Improving the manufacture and performance of inhaled drug delivery devices
14 December 2014
The UCL School of Pharmacy has developed new techniques for assessing materials in inhalation products, leading to improvements in the design, control and manufacture of those products. The type of assessment developed at UCL is now a requirement for licensing of powder inhalation medicines both in the USA and across Europe.
By 2017 the value of the global market for inhalation device is forecast to reach some $20 billion. These devices already provide essential - and often life-saving - therapy for the management of a range of diseases, including asthma and chronic obstructive pulmonary disease. New inhalation therapies are, moreover, also in development for the treatment of infection and gene therapy for cystic fibrosis, as are many systemic delivery therapies for conditions such as migraine, sexual dysfunction and pain control.
The efficacy of inhalation devices relies on their capacity to reliably deliver the correct quantity of the treatment drug to the right part (or parts) of the lungs. To achieve this, the drugs and excipient powders used for inhalation aerosols must be of a very specific size, and processing techniques such as micronisation - used to reduce the average diameter of a solid material's particles - are often employed to meet this requirement. But whilst these techniques help control particle properties, there is a well-recognised danger that they may also cause unforeseen changes in performance, allowing seemingly identical materials to perform very differently. Given the ever-greater market and range of applications for them, it is increasingly important to understand and control these inhalation products, including by reducing or eliminating these batch-to-batch variations in performance.
Many researchers have made significant contributions to this work in my lab at the School of Pharmacy. It is thanks to all of them that better products can be made and that has a direct impact on the health and well being of the public. I am delighted to have seen this work applied during my time at Pharmaterials Ltd and as I travel to other companies around the world. - Professor Graham Buckton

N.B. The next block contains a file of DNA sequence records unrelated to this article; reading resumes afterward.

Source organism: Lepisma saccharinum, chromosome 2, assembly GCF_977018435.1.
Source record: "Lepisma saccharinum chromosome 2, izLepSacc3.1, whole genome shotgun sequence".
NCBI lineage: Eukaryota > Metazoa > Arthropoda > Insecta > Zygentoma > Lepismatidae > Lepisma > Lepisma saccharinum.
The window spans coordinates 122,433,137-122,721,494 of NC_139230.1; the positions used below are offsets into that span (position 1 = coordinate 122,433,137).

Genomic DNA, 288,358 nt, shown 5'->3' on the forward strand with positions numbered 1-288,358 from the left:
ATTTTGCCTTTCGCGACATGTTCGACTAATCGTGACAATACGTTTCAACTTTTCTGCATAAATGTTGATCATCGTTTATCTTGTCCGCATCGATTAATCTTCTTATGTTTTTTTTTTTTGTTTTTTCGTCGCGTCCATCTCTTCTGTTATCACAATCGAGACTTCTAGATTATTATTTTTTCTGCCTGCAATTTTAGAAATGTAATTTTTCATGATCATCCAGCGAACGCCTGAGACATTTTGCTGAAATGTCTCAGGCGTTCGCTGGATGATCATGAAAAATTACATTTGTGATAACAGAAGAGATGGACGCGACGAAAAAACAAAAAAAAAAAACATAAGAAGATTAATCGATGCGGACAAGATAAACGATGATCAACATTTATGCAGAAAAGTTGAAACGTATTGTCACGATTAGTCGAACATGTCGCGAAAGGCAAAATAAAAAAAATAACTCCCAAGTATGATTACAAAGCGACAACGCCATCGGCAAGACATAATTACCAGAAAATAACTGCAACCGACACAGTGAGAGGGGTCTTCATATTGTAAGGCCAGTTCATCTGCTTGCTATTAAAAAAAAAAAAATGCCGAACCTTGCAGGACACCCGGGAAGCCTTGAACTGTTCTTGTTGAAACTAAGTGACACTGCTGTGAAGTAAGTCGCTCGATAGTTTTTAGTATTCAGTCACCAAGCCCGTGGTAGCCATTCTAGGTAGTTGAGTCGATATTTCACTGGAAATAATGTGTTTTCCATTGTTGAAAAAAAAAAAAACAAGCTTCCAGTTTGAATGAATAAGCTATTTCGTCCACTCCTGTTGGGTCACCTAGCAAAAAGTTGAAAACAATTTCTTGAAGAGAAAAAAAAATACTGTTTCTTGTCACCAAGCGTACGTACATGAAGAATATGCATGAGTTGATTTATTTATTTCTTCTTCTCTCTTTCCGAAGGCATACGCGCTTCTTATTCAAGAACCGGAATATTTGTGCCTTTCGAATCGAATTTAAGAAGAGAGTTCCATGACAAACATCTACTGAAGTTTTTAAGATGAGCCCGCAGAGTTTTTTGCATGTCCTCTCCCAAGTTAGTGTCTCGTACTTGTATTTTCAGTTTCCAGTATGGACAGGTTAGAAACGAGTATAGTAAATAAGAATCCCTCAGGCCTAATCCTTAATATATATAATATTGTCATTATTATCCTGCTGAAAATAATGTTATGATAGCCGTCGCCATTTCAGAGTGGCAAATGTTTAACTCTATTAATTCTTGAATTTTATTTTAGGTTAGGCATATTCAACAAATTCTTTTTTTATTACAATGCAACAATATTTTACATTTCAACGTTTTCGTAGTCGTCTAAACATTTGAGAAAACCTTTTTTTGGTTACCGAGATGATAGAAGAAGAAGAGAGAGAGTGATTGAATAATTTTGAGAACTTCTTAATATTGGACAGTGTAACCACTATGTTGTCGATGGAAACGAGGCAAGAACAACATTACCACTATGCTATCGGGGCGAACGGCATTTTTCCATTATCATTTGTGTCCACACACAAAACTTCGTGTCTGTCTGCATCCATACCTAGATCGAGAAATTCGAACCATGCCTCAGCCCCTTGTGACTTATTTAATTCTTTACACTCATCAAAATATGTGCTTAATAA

A research group led by Professor Graham Buckton (UCL School of Pharmacy) has spent the last 20 years seeking to identify, quantify and understand the reasons behind these performance changes, focusing particularly on the potentially significant effects of subtle changes in the surface properties of drugs and powders. Their work has especially helped identify the impacts of surface amorphisation - the presence of less crystalline material at the surface of a particle. It has demonstrated both that this amorphism can be generated during the micronisation process and that the presence of amorphous content produces variability in the manufacture and performance of inhalation products. Since inhalation particles are inevitably small, their large surface-area-to-volume ratio makes them very sensitive to such changes in surface properties. However, because the surface constitutes only a very small proportion of the bulk of a solid material, the detection of such changes is difficult. Professor Buckton's group responded to this difficulty by developing sophisticated and sensitive new methodologies allowing the detection of amorphous material in quantities well under 1% of the total particle mass. Those methods have since been very widely used in, and made a vital contribution to, both academic research and industry practice.
By allowing the reliable quantification of amorphous content in micronised powders, the methods have profoundly influenced and improved industrial practices associated with quality control of powders for inhalation, which include steps intended to help reduce batch-to-batch variations in drug performance. The research has also had a very important influence on regulatory processes, such that it is now a requirement in both Europe and the USA that inhalation materials are tested for amorphous content prior to licensing.
As well as influencing industrial practice, the UCL work was central to the creation in 2000 of Pharmaterials Ltd, a spin-out company providing specialist consultancy and expertise to pharmaceutical and related companies of many types, including active ingredient manufacturers, SME development companies and large multinationals. The data generated by Pharmaterials are also used in the development of product specifications and are submitted to regulatory authorities around the world. By 2013 Pharmaterials had grown to employ 38 people, generating an annual turnover of around £3 million.